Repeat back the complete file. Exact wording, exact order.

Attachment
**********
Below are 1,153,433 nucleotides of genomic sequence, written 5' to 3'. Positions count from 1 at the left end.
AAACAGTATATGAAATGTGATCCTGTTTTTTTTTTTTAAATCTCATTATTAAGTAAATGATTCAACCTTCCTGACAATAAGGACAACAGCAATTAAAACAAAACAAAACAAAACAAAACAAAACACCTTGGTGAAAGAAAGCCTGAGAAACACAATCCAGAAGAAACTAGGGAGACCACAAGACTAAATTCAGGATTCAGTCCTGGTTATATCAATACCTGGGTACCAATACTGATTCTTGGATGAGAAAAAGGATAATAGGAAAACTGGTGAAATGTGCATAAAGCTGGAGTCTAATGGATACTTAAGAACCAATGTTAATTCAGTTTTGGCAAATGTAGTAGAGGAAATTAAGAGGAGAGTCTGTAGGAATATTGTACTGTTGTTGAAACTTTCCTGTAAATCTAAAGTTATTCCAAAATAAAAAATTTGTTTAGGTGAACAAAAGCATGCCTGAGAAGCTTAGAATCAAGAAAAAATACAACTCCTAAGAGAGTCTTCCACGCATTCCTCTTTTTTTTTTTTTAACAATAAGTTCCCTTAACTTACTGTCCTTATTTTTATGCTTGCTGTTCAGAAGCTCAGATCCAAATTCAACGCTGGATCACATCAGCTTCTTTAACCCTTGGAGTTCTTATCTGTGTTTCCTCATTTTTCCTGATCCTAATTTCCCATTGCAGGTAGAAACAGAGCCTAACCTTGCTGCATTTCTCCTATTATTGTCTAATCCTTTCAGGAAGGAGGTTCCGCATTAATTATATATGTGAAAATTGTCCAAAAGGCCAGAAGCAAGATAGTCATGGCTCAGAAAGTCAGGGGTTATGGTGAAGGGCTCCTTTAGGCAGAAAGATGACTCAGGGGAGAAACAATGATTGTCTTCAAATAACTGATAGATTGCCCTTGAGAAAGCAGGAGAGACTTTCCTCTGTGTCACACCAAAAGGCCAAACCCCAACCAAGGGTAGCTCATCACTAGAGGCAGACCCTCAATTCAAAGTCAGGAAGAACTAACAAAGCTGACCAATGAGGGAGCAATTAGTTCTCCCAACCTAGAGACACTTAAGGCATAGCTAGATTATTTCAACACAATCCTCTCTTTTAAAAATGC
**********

Below are 1,153,433 nucleotides of genomic sequence, written 5' to 3'. Positions count from 1 at the left end.
AAACAGTATATGAAATGTGATCCTGTTTTTTTTTTTTAAATCTCATTATTAAGTAAATGATTCAACCTTCCTGACAATAAGGACAACAGCAATTAAAACAAAACAAAACAAAACAAAACAAAACACCTTGGTGAAAGAAAGCCTGAGAAACACAATCCAGAAGAAACTAGGGAGACCACAAGACTAAATTCAGGATTCAGTCCTGGTTATATCAATACCTGGGTACCAATACTGATTCTTGGATGAGAAAAAGGATAATAGGAAAACTGGTGAAATGTGCATAAAGCTGGAGTCTAATGGATACTTAAGAACCAATGTTAATTCAGTTTTGGCAAATGTAGTAGAGGAAATTAAGAGGAGAGTCTGTAGGAATATTGTACTGTTGTTGAAACTTTCCTGTAAATCTAAAGTTATTCCAAAATAAAAAATTTGTTTAGGTGAACAAAAGCATGCCTGAGAAGCTTAGAATCAAGAAAAAATACAACTCCTAAGAGAGTCTTCCACGCATTCCTCTTTTTTTTTTTTTAACAATAAGTTCCCTTAACTTACTGTCCTTATTTTTATGCTTGCTGTTCAGAAGCTCAGATCCAAATTCAACGCTGGATCACATCAGCTTCTTTAACCCTTGGAGTTCTTATCTGTGTTTCCTCATTTTTCCTGATCCTAATTTCCCATTGCAGGTAGAAACAGAGCCTAACCTTGCTGCATTTCTCCTATTATTGTCTAATCCTTTCAGGAAGGAGGTTCCGCATTAATTATATATGTGAAAATTGTCCAAAAGGCCAGAAGCAAGATAGTCATGGCTCAGAAAGTCAGGGGTTATGGTGAAGGGCTCCTTTAGGCAGAAAGATGACTCAGGGGAGAAACAATGATTGTCTTCAAATAACTGATAGATTGCCCTTGAGAAAGCAGGAGAGACTTTCCTCTGTGTCACACCAAAAGGCCAAACCCCAACCAAGGGTAGCTCATCACTAGAGGCAGACCCTCAATTCAAAGTCAGGAAGAACTAACAAAGCTGACCAATGAGGGAGCAATTAGTTCTCCCAACCTAGAGACACTTAAGGCATAGCTAGATTATTTCAACACAATCCTCTCTTTTAAAAATGC